East Region

In Sweet 16, Cornell's run ends against Kentucky

The road to Indianapolis is paved with dramatic snapshots.
By Zach Berman
Washington Post Staff Writer
Friday, March 26, 2010

SYRACUSE, N.Y. -- The Carrier Dome's clock had not yet struck midnight when Cornell Coach Steve Donahue thought his team was going to come back and beat Kentucky. It was only a six-point game with just less than six minutes remaining, and Donahue had seen his team in that position before.

"I thought this was our game," Donahue said.

But Cornell could not cut into the lead any deeper, and top-seeded Kentucky dominated the rest of the way for a 62-45 victory over 12th-seeded Cornell in an East Region semifinal.

After the game, attention was paid as much to this season's Cinderella as the Wildcats, which are now the NCAA tournament favorites entering Saturday's region final against second-seeded West Virginia at 7 p.m. It will be the only game in the round of eight featuring a region's top two teams.

"We don't view ourselves as an Ivy League team going up against Kentucky," said Cornell guard Chris Wroblewski. "We viewed ourselves as equals. We kind of thought we could play with them. And we did. If it wasn't for some turnovers and if some shots fall, it would have been a different outcome."

The Big Red opened with a 10-2 lead in the first five minutes before Kentucky closed the first half on a 30-6 run. Cornell embarked on a run in the second half, but it was not enough to overcome the Wildcats' significant talent advantage.

Thursday's game was billed as a college basketball version of "jocks vs. nerds" -- the powerful Southeastern Conference team with future NBA draft picks against the Ivy League team with unheralded recruits and no scholarships.

Kentucky center DeMarcus Cousins joked that it's a basketball game, not a reading challenge. The story line stretched to the Carrier Dome, where one fan's sign read that Cornell's jocks are smarter than Kentucky's nerds.

"I mean, what's that got to do with basketball?" said Cousins, who scored 16 points and added seven rebounds. "They're one of the smartest schools out there. They should have that title before every game they play."

This much was clear: Kentucky's basketball players were better than Cornell's basketball players. Freshman point guard John Wall and Cousins -- both projected to go in the top five in June's NBA draft -- overpowered Cornell. Wall had eight points with seven rebounds and eight assists. Cornell senior Ryan Wittman was pestered by the Wildcats and limited to 10 points.

"Our goal in the game was to guard the three-point line and then to also not foul them because they're a great free-throw shooting team," Kentucky Coach John Calipari said. "But the discipline it takes to play that way, the focus that it takes for a group of young players like this, in their first NCAA tournament run, was tremendous."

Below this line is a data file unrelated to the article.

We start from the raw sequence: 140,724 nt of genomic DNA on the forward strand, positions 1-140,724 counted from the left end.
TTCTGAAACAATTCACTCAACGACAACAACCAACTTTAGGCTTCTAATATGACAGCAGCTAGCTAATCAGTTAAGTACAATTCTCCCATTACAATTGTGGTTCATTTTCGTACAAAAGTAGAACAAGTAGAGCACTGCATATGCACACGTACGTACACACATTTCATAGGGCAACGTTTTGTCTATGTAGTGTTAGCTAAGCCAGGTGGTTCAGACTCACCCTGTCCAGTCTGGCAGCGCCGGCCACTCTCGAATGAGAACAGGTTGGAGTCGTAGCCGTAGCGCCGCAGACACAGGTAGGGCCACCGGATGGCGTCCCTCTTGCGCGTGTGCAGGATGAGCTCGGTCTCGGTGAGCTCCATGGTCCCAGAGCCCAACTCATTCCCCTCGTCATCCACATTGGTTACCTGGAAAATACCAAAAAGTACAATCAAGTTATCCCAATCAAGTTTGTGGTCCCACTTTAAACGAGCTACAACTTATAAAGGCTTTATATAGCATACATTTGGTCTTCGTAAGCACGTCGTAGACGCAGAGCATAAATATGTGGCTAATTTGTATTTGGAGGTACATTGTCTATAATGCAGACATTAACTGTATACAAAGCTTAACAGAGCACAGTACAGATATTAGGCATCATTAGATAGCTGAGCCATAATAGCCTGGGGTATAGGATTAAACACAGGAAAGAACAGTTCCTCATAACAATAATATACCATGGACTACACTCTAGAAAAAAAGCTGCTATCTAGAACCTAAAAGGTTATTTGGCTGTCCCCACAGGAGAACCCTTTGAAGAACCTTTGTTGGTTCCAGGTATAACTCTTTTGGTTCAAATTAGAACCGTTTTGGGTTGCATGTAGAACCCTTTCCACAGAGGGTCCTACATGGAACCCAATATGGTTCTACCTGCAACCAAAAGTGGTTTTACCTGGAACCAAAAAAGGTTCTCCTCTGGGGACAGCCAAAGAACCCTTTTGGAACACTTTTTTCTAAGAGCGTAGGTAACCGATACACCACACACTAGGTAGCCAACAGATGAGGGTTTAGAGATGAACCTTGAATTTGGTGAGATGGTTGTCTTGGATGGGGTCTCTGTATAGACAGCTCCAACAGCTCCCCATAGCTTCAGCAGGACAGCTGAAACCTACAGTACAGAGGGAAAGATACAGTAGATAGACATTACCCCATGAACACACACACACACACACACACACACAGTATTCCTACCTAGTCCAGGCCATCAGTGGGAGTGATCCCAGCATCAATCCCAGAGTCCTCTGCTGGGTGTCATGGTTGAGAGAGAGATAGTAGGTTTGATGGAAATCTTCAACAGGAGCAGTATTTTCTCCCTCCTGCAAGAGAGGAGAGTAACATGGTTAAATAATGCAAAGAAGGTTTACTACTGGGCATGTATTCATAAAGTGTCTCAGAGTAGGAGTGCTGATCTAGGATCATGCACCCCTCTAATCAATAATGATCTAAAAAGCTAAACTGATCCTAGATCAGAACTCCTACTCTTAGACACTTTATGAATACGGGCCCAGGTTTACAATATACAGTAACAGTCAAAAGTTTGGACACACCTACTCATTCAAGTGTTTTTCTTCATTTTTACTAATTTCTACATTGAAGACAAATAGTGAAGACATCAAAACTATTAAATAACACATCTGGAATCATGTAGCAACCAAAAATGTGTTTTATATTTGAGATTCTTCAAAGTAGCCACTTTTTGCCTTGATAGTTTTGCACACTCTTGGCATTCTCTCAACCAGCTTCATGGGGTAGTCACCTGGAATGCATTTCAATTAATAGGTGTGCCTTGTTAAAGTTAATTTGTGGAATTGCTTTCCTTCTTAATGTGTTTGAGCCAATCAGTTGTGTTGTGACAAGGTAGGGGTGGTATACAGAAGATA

When Cornell beat fifth-seeded Temple and fourth-seeded Wisconsin in the opening two rounds of the NCAA tournament, the Big Red had the benefit of playing against teams built around defense and featuring methodic offenses. Kentucky is perhaps the most athletic team in the nation, and their talent and size would be a tough matchup for anyone -- much less an Ivy League opponent.

Kentucky's players were ready to quickly move onto the Mountaineers, understanding the challenge of playing the Big East tournament champions. Cornell's players were less apt to move on, struggling to put the best season in Big Red history in perspective minutes after the final game of many of their careers.

"What this group accomplished is almost surreal, what's gone on the last two weeks," Donahue said. "I know it sounds corny, but they love each other more than any team in this tournament, in my opinions. That's why we're good. That's crazy, but that's why."

Unlike Kentucky, where the expectations are seemingly to reach the Final Four every season, Cornell had never won a postseason game before this season. It was only fitting that the Big Red's hopes appeared lost just as the clock struck midnight. At some point, all Cinderella stories come to an end.

"These guys are going to kick themselves, but this has been unbelievable," Donahue said. "The amount of support and outreach that people have done for these guys, and what they did over this tournament has just been incredible. I appreciate it. I understand. They will soon."

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